Elsewhere in Burma, in Amarapura, is the three-quarter mile long U Bein Bridge, the longest teakwood bridge in the world. At sunset, it is packed with a steady stream of people, some pushing bicycles, making their way home.
On the vast plain at Bagan remain 2,000 temples in a protected, uninhabited archaeological zone, where I watched hot air balloons pass silently overhead.
At Inle Lake in Shan State, villages stand on stilts and vegetable gardens float on the water. This is the only place in the world that fishermen propel their boats by leg rowing. With an oar attached to one leg, they are able to keep their hands free to throw down their conical nets quickly to capture fish.
By Larry Olmsted
Despite a diet based largely on rice, noodles and seafood, the Japanese love fat. Famously coveted Kobe beef, like all other premium Japanese wagyu, is incredibly marbled, as white as red, the fattier the better. But in a country synonymous with sushi and sashimi, no food is more prized for its natural insulation than tuna, with “fatty tuna” commanding the highest prices.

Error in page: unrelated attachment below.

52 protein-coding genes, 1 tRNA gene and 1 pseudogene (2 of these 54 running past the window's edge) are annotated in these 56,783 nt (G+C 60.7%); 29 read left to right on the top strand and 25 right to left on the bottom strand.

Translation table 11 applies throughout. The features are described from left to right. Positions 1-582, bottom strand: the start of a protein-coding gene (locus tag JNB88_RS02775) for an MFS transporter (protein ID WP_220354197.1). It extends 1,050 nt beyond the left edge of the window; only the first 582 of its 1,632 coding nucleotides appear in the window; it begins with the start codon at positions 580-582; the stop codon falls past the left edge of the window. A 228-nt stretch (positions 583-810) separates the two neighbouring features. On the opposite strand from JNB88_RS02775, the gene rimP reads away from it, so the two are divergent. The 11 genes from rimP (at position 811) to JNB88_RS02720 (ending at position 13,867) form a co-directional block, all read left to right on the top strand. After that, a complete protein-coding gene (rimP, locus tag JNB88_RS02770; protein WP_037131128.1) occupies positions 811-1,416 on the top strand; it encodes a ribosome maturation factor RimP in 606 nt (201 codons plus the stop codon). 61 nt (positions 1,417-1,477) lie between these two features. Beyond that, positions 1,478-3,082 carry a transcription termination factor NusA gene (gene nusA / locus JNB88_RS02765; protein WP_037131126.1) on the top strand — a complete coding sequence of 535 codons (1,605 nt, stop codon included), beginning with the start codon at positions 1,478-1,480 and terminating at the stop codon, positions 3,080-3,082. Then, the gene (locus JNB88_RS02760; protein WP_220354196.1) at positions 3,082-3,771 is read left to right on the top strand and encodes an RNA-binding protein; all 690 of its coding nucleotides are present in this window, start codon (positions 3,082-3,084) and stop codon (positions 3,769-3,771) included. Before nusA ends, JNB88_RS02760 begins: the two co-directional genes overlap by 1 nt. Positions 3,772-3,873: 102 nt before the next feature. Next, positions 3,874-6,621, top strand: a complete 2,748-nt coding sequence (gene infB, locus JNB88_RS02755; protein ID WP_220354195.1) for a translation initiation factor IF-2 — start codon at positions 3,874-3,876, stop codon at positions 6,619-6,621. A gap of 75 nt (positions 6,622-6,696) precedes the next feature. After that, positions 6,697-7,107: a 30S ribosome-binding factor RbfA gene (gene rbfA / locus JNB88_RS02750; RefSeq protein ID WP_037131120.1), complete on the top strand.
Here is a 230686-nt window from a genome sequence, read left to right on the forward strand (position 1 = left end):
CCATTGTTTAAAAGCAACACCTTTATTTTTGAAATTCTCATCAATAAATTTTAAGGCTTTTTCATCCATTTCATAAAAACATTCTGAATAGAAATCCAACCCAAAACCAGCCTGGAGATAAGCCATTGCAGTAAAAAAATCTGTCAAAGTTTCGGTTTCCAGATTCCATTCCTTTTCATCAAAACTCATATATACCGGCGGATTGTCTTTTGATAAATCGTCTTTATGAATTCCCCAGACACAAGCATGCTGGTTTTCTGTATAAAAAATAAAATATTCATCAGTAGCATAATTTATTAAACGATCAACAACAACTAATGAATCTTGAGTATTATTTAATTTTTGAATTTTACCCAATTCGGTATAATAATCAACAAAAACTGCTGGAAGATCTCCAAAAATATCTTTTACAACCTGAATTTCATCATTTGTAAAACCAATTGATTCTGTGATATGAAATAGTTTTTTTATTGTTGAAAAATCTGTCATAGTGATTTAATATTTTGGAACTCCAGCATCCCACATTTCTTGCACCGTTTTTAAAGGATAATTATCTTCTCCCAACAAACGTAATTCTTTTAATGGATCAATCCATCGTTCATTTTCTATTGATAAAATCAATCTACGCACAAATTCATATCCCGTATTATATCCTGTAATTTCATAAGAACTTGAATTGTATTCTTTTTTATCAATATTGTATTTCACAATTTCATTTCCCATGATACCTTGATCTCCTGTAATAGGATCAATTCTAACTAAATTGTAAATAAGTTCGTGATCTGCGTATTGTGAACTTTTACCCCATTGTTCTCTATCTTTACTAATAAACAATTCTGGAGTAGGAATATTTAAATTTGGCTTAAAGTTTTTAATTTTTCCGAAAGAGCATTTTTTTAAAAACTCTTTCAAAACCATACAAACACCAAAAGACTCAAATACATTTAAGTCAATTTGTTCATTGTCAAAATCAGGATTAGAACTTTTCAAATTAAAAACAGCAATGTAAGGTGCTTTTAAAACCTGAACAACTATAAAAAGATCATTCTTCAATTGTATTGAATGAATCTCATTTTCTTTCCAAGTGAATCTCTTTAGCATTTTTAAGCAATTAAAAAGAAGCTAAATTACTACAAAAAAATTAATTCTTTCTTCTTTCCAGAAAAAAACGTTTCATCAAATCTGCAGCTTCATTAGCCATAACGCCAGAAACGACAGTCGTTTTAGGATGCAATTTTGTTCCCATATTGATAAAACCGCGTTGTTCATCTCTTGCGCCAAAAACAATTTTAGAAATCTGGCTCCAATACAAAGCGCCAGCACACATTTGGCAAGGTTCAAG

There is no better place to see this tuna obsession – and the Japanese passion for nearly every sea creature – than Tokyo’s famed Tsukiji Fish Market. It’s the world’s largest seafood emporium, more neighborhood than market, a cluster of huge warehouses surrounded by a support industry of restaurant supply stores, knife vendors and lots of tiny counter service only mom and pop sushi restaurants. Freshness is key in seafood, and it’s hard to get fresher than a sushi bar that buys next door at the world’s most amazing market.